IT WAS the autumn of 1991, and a friend of mine asked me if I had ever played at Augusta, where the Masters is held. No I hadn't, I said. "Well, would you like to?" That was any golfer's idea of heaven, so off we went.
I played three and a half rounds at Augusta altogether. The greens were excruciatingly difficult of course, but I was pretty happy with my putting and I had a couple of rounds in the low 70s so I was perfectly happy.
On we went from Georgia to the West Coast, where I met up with an Australian friend. The first thing we did was head off to a golf shop, because equipment in the States is much cheaper than it is in Britain. I wasn't particularly looking for anything except I thought I might buy a new set of irons, just to have as spare or perhaps even to sell when I got back home.
My own irons were Mizuno TP11s. I saw a set of Mizuno TP9s which seemed very similar. As they cost so little, relatively, and as my friend was very impatient and wanted to get out of the shop within about five minutes I bought them without even trying them.
Next stop was somewhere near Phoenix - the Thunder Creek Golf and Country Club or some such fancy name. There we met an assistant professional, a very helpful young man who even re-booked our flights for us because were getting a bit tight for time.
He also took a shine to my set of irons. "I've never seen such beautiful clubs," he said. Perhaps he did this with all the mugs like me. Anyway, he had looked after us so well that I offered to let him have them, knowing I had this new set back at the hotel. They weren't quite an outright gift. I told him that if on his travels he ever found a driver with a head made of persimmon - a very hard, dark wood that you don't find so much nowadays - he should pack it up and send it off to me.
So now I was left with my new Mizuno irons which had looked so nice in the shop. But even though they couldn't have been very different from my old set, the effect they had on my game was disastrous. I was shanking absolutely everything. When the ball comes off the neck of the club and shoots to the right in the desert, you don't bother to look for it. You might run into a snake.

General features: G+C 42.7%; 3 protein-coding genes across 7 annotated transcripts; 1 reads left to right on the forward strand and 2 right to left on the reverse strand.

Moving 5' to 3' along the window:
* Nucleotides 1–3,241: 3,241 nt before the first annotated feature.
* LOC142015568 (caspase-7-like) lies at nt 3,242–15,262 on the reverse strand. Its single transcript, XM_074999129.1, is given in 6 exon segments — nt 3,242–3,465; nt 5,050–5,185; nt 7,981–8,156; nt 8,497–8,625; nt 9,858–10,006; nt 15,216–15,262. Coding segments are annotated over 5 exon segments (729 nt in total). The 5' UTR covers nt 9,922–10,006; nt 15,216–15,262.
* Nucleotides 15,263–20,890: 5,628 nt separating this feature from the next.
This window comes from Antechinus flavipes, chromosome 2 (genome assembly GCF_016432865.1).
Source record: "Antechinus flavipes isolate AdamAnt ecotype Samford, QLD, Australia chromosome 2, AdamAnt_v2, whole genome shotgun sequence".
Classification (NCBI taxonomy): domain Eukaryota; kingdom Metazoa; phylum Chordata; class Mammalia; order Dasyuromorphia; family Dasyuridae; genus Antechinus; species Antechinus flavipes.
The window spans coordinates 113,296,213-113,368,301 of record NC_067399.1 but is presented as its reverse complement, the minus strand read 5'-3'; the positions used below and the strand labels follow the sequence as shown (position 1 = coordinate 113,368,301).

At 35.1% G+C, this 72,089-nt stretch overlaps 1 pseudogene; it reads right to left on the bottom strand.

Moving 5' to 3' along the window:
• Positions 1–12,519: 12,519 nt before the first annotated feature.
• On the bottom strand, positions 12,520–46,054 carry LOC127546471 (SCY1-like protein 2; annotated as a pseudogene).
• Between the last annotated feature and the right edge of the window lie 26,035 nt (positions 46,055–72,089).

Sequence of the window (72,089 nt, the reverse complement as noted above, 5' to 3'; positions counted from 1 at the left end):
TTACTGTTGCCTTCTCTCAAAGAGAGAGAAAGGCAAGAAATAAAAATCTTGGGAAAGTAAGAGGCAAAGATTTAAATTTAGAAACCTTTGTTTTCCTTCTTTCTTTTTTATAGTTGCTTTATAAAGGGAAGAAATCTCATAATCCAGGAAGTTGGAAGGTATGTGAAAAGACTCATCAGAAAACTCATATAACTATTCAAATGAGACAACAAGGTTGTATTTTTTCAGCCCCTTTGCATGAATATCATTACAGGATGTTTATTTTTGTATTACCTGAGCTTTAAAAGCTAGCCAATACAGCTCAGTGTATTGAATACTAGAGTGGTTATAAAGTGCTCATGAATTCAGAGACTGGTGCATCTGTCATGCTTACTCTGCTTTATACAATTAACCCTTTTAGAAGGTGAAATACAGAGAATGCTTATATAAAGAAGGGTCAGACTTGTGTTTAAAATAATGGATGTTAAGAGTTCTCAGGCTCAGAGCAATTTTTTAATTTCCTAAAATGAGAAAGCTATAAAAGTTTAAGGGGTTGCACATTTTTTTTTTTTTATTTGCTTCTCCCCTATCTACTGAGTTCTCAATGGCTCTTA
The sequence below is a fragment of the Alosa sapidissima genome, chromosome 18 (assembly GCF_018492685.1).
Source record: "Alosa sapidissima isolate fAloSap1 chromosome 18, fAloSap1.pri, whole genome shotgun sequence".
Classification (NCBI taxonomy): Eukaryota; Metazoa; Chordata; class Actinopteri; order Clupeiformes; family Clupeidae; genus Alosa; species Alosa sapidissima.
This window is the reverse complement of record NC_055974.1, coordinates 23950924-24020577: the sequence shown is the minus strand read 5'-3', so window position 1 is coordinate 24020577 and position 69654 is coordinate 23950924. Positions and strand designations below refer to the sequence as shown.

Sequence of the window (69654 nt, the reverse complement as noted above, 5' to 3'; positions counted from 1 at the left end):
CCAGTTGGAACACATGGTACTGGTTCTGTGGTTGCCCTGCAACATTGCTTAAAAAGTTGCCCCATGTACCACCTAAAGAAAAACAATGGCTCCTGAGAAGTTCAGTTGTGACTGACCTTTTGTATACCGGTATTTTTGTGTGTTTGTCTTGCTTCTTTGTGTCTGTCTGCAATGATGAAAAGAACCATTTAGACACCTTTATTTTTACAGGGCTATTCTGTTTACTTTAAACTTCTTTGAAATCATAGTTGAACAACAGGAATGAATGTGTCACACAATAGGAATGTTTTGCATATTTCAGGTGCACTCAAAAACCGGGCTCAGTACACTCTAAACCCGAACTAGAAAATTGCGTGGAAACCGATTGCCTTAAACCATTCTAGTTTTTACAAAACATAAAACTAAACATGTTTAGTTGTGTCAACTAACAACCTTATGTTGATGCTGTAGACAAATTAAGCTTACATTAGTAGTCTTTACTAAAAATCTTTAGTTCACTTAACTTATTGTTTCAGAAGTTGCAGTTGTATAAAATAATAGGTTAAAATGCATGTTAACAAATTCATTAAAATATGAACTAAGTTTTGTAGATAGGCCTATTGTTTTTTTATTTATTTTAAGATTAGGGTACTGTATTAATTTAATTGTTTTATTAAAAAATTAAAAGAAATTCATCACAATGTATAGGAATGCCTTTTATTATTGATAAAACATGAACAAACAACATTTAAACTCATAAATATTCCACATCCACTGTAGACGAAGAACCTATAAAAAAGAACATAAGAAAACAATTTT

This went on for the rest of the trip and continued after I'd got back home. It was permanent humiliation. My confidence was shaken to a degree I could not imagine. Quite what was wrong with the clubs defeats me. But any golfer would understand how this can happen. I was obviously going to have to get rid of them. I took them to the professional's shop at Sunningdale and put them up for sale at pounds 300, which was more than I'd paid for them but much less than you would pay in England. I told the pro to accept any reasonable offer, however. In the end a chum of mine bought them from me.
I now have another set of Mizuno TP9s and I'm very happy with them. The strange thing is I was never much of a club freak. I've seldom bought new ones. Some people are obsessed with this or that shaft and so on. I remember when I was younger winning a competition in St Moritz using my mother's clubs. But I think the moral of the story is that if you're happy with what you have got, don't change them. As for the assistant professional in America who has got my old clubs, I've never heard from him since.Reuse content